Coach Ken Hitchcock signed a three-year contract extension with the Blue Jackets on Wednesday, saying he welcomes the chance to turn the only team not to make the playoffs into winners.
"This is a challenge I want badly," said Hitchcock, whose new deal will keep him behind the bench through the 2011-2012 season. "I want to be the coach that takes this team to the highest level."
The 56-year-old Hitchcock has a career NHL record of 470-314-117 at Dallas, Philadelphia and Columbus. His Stars won the Stanley Cup in 1999.
He said this is the first time he's come into a job where the team wasn't "readymade" and poised to make a run at a title.
"I don't just want to be a coach who hops on the bandwagon of a team that's already emerged. I want to be on the building side of things, from the ground floor up," he said. "We're really looking forward to what's going to take place here."
In his first full season behind the Columbus bench, Hitchcock's Blue Jackets set franchise records for wins (34) and points (80) while going 34-36-12 in 2007-8.
General manager Scott Howson said it was important for the Blue Jackets to lock up Hitchcock to continue the franchise's development. Terms of the deal were not disclosed.
"I don't think there's anyone in the hockey industry who wouldn't have Hitch at the top or near the top of the list of coaches," Howson said. "This is a really critical step for us, to have some stability and credibility at the head coaching position. It's a great day for us to know that Hitch is going to be here with us as we seek to become a playoff team and then a Stanley Cup team."
The Blue Jackets have been active in the past month, making major trades that brought center-winger R.J. Umberger from Philadelphia, forward Raffi Torres from Edmonton and defensemen Fedor Tyutin and Christian Backman from the New York Rangers, along with the free-agent signings of forward Kristian Huselius and defenseman Mike Commodore. The club traded away inconsistent and disappointing young players Gilbert Brule, Nikolai Zherdev and Dan Fritsche.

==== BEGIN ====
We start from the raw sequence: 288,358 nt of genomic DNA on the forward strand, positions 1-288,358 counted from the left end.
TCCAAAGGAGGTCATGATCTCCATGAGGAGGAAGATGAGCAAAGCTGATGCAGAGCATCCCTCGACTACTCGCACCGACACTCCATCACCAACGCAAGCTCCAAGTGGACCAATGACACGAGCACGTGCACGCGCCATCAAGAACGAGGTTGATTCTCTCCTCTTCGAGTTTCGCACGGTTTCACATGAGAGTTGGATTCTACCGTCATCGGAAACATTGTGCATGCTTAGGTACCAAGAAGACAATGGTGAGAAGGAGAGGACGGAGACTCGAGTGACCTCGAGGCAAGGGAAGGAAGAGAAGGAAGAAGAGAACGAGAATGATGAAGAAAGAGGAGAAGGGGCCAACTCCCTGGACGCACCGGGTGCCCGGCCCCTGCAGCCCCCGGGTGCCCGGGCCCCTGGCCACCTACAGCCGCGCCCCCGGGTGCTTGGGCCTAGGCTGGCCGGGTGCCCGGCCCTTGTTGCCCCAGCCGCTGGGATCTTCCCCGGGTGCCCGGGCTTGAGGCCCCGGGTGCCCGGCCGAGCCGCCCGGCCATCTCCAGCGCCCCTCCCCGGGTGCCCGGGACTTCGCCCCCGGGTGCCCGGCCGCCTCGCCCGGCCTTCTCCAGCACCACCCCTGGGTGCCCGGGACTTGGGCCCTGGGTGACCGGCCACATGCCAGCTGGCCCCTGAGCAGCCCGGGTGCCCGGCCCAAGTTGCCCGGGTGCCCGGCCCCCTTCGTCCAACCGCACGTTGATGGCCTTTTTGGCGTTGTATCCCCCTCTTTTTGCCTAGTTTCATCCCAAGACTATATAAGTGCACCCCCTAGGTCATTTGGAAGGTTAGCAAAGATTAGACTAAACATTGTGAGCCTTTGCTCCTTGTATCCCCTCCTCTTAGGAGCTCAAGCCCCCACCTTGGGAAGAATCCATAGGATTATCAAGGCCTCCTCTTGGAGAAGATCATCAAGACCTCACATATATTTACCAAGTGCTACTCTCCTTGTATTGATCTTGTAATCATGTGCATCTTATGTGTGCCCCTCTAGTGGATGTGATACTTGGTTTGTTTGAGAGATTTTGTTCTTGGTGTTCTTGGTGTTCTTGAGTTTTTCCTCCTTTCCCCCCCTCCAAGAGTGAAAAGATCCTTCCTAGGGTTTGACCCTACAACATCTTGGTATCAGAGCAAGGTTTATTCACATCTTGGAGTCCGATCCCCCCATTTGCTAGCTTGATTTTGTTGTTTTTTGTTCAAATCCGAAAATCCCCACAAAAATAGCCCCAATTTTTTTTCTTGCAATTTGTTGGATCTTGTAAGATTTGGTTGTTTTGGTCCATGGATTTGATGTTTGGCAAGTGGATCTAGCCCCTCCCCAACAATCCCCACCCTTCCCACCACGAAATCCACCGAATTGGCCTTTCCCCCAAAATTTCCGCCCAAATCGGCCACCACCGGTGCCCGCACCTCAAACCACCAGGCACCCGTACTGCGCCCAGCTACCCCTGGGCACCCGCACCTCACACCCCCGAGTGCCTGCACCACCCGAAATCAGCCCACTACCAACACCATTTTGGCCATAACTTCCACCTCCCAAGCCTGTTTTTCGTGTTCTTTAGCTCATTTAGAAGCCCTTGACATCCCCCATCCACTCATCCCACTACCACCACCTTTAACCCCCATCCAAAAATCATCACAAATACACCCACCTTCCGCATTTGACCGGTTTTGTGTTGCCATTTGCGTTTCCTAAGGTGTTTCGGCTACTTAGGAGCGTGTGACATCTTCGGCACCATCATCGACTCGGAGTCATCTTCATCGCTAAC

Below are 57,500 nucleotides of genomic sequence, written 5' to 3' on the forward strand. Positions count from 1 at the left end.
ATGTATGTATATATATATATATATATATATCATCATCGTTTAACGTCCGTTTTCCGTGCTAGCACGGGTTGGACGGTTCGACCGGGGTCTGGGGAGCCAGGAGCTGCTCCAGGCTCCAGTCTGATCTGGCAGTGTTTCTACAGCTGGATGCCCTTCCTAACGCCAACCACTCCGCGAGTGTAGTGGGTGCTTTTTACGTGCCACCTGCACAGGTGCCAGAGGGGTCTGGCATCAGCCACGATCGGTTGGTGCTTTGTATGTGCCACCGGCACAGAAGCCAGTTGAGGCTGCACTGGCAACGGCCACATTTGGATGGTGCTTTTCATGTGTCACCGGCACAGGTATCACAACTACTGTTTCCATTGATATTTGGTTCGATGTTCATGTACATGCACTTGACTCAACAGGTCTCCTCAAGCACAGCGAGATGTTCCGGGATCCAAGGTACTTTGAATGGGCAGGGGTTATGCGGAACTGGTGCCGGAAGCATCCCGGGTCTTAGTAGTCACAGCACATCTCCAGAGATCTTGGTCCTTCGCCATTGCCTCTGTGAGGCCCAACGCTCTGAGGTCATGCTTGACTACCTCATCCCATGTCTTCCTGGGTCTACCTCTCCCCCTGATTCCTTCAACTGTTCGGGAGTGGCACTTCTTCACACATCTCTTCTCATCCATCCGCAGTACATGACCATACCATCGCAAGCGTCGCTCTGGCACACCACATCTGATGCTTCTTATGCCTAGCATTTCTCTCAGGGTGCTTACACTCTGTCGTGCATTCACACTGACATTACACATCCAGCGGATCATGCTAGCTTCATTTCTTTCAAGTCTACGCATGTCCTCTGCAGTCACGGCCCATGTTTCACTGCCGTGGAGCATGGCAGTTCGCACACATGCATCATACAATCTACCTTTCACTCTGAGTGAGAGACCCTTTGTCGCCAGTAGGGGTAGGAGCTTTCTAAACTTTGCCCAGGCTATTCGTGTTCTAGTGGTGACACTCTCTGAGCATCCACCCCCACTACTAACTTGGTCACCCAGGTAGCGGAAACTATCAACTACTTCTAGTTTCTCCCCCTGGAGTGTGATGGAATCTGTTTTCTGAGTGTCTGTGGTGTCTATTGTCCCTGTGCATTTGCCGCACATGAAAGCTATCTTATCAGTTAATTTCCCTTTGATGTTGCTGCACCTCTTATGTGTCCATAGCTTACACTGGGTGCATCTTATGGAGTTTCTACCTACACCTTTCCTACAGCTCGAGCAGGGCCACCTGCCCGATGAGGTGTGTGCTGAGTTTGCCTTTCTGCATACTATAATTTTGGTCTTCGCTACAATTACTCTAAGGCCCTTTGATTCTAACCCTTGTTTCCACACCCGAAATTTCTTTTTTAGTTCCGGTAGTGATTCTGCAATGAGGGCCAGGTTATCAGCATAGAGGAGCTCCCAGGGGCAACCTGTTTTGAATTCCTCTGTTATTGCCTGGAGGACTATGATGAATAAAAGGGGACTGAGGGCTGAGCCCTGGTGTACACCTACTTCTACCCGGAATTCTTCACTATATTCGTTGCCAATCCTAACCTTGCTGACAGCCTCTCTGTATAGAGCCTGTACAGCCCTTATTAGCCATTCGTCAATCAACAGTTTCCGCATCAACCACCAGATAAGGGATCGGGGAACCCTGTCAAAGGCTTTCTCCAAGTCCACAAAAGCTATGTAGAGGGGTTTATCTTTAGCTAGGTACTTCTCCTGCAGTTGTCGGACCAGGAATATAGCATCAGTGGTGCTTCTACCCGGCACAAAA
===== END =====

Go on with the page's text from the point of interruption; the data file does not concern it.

The Blue Jackets finished 11 points out of the eighth and final playoff spot in the Western Conference a year ago.
"Last year I was really proud of our team because we maxed out a lot," Hitchcock said. "But when the gears of the season got ratcheted up, we weren't good enough. But we're in that area now where we can play with anybody."
He stopped short of predicting the Blue Jackets would make the playoffs, however.
"Making the playoffs means pushing established teams out. They are not going to go away easy. You are going to need to stick a stake right through them to push them out," he said. "I can't sit here and say we're going to get in the playoffs. But I know one thing, right now when our team plays to the top level and another team plays to the top level we can compete against anybody every night now."
One acquisition the Blue Jackets had yet to make was a first- or second-line center. Umberger figures to center the first line between captain Rick Nash and Huselius, but the second line was missing a triggerman to fit in with Torres and Fredrik Modin.
Howson said holdover center Michael Peca was close to signing a one-year contract that could fill that hole.
"Michael Peca's signing is imminent," Howson said. "He has the contract in his hands now. It was agreed to yesterday. As soon as we get it back and signed, we'll make that announcement."
Peca had eight goals and 26 assists last year, third-best on the team with 34 points.